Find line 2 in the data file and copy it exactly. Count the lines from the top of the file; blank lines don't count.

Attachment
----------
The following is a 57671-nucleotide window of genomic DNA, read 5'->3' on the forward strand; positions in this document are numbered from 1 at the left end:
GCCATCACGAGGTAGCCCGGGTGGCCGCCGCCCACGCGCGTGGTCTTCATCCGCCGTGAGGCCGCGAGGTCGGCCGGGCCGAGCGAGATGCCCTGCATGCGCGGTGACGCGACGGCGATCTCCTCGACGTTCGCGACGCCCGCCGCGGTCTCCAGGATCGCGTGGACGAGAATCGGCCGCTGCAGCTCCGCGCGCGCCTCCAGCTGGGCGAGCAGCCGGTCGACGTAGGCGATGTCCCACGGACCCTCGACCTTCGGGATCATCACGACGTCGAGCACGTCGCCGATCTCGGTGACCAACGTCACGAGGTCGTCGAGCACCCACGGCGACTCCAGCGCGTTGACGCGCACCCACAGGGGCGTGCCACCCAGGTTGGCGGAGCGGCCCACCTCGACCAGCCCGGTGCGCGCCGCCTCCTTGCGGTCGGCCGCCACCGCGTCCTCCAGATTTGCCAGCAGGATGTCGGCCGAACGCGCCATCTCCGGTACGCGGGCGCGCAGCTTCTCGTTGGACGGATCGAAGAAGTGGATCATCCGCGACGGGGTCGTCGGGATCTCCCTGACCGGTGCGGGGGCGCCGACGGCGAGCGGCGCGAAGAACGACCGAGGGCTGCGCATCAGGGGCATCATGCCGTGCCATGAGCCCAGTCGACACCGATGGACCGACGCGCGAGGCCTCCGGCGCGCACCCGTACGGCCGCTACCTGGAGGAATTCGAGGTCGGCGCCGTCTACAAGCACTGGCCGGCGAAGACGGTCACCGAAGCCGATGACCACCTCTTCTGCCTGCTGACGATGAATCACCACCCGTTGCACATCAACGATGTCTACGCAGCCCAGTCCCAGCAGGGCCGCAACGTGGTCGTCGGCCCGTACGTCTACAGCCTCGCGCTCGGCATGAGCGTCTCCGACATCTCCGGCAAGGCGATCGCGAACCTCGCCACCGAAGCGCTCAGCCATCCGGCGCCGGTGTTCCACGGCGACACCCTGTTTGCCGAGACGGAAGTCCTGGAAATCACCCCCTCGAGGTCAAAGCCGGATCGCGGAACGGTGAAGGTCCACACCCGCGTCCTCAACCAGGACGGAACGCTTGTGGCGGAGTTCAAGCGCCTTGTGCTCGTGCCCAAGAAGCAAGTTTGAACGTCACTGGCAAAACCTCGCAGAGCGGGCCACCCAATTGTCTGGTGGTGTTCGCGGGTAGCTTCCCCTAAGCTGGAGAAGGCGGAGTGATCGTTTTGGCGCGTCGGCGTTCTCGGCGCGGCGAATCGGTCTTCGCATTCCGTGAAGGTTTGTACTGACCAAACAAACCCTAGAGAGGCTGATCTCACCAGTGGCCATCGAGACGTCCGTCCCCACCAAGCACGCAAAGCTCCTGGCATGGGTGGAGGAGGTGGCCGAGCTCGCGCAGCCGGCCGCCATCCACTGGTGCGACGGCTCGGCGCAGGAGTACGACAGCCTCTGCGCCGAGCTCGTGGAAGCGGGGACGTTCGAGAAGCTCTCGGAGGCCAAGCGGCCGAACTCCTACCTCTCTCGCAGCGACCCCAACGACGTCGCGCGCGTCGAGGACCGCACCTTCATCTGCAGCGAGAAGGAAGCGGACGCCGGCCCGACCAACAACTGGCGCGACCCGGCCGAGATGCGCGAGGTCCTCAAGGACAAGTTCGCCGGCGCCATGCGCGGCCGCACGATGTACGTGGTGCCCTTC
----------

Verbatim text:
GCCATCACGAGGTAGCCCGGGTGGCCGCCGCCCACGCGCGTGGTCTTCATCCGCCGTGAGGCCGCGAGGTCGGCCGGGCCGAGCGAGATGCCCTGCATGCGCGGTGACGCGACGGCGATCTCCTCGACGTTCGCGACGCCCGCCGCGGTCTCCAGGATCGCGTGGACGAGAATCGGCCGCTGCAGCTCCGCGCGCGCCTCCAGCTGGGCGAGCAGCCGGTCGACGTAGGCGATGTCCCACGGACCCTCGACCTTCGGGATCATCACGACGTCGAGCACGTCGCCGATCTCGGTGACCAACGTCACGAGGTCGTCGAGCACCCACGGCGACTCCAGCGCGTTGACGCGCACCCACAGGGGCGTGCCACCCAGGTTGGCGGAGCGGCCCACCTCGACCAGCCCGGTGCGCGCCGCCTCCTTGCGGTCGGCCGCCACCGCGTCCTCCAGATTTGCCAGCAGGATGTCGGCCGAACGCGCCATCTCCGGTACGCGGGCGCGCAGCTTCTCGTTGGACGGATCGAAGAAGTGGATCATCCGCGACGGGGTCGTCGGGATCTCCCTGACCGGTGCGGGGGCGCCGACGGCGAGCGGCGCGAAGAACGACCGAGGGCTGCGCATCAGGGGCATCATGCCGTGCCATGAGCCCAGTCGACACCGATGGACCGACGCGCGAGGCCTCCGGCGCGCACCCGTACGGCCGCTACCTGGAGGAATTCGAGGTCGGCGCCGTCTACAAGCACTGGCCGGCGAAGACGGTCACCGAAGCCGATGACCACCTCTTCTGCCTGCTGACGATGAATCACCACCCGTTGCACATCAACGATGTCTACGCAGCCCAGTCCCAGCAGGGCCGCAACGTGGTCGTCGGCCCGTACGTCTACAGCCTCGCGCTCGGCATGAGCGTCTCCGACATCTCCGGCAAGGCGATCGCGAACCTCGCCACCGAAGCGCTCAGCCATCCGGCGCCGGTGTTCCACGGCGACACCCTGTTTGCCGAGACGGAAGTCCTGGAAATCACCCCCTCGAGGTCAAAGCCGGATCGCGGAACGGTGAAGGTCCACACCCGCGTCCTCAACCAGGACGGAACGCTTGTGGCGGAGTTCAAGCGCCTTGTGCTCGTGCCCAAGAAGCAAGTTTGAACGTCACTGGCAAAACCTCGCAGAGCGGGCCACCCAATTGTCTGGTGGTGTTCGCGGGTAGCTTCCCCTAAGCTGGAGAAGGCGGAGTGATCGTTTTGGCGCGTCGGCGTTCTCGGCGCGGCGAATCGGTCTTCGCATTCCGTGAAGGTTTGTACTGACCAAACAAACCCTAGAGAGGCTGATCTCACCAGTGGCCATCGAGACGTCCGTCCCCACCAAGCACGCAAAGCTCCTGGCATGGGTGGAGGAGGTGGCCGAGCTCGCGCAGCCGGCCGCCATCCACTGGTGCGACGGCTCGGCGCAGGAGTACGACAGCCTCTGCGCCGAGCTCGTGGAAGCGGGGACGTTCGAGAAGCTCTCGGAGGCCAAGCGGCCGAACTCCTACCTCTCTCGCAGCGACCCCAACGACGTCGCGCGCGTCGAGGACCGCACCTTCATCTGCAGCGAGAAGGAAGCGGACGCCGGCCCGACCAACAACTGGCGCGACCCGGCCGAGATGCGCGAGGTCCTCAAGGACAAGTTCGCCGGCGCCATGCGCGGCCGCACGATGTACGTGGTGCCCTTC